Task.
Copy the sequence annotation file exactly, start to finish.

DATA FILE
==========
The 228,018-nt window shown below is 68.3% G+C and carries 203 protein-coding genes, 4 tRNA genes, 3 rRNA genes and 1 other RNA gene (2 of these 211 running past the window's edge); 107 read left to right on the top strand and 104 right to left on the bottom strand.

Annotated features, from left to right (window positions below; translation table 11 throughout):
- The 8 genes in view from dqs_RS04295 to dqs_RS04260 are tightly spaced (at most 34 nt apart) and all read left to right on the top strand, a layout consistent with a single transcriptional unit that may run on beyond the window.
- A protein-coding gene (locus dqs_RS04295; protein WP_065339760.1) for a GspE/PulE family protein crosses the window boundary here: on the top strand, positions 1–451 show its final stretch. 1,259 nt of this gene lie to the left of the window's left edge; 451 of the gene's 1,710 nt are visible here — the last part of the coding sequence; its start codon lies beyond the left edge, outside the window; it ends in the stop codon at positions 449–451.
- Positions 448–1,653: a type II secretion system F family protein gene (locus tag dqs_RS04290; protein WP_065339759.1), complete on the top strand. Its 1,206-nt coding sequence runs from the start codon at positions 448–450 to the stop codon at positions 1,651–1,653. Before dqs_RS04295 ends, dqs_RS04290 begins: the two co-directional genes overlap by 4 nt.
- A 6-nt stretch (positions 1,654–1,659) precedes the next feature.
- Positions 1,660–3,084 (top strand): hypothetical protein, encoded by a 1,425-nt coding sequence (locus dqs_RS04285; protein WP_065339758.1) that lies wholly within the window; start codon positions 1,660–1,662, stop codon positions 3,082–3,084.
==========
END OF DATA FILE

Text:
The 228,018-nt window shown below is 68.3% G+C and carries 203 protein-coding genes, 4 tRNA genes, 3 rRNA genes and 1 other RNA gene (2 of these 211 running past the window's edge); 107 read left to right on the top strand and 104 right to left on the bottom strand.

Annotated features, from left to right (window positions below; translation table 11 throughout):
- The 8 genes in view from dqs_RS04295 to dqs_RS04260 are tightly spaced (at most 34 nt apart) and all read left to right on the top strand, a layout consistent with a single transcriptional unit that may run on beyond the window.
- A protein-coding gene (locus dqs_RS04295; protein WP_065339760.1) for a GspE/PulE family protein crosses the window boundary here: on the top strand, positions 1–451 show its final stretch. 1,259 nt of this gene lie to the left of the window's left edge; 451 of the gene's 1,710 nt are visible here — the last part of the coding sequence; its start codon lies beyond the left edge, outside the window; it ends in the stop codon at positions 449–451.
- Positions 448–1,653: a type II secretion system F family protein gene (locus tag dqs_RS04290; protein WP_065339759.1), complete on the top strand. Its 1,206-nt coding sequence runs from the start codon at positions 448–450 to the stop codon at positions 1,651–1,653. Before dqs_RS04295 ends, dqs_RS04290 begins: the two co-directional genes overlap by 4 nt.
- A 6-nt stretch (positions 1,654–1,659) precedes the next feature.
- Positions 1,660–3,084 (top strand): hypothetical protein, encoded by a 1,425-nt coding sequence (locus dqs_RS04285; protein WP_065339758.1) that lies wholly within the window; start codon positions 1,660–1,662, stop codon positions 3,082–3,084.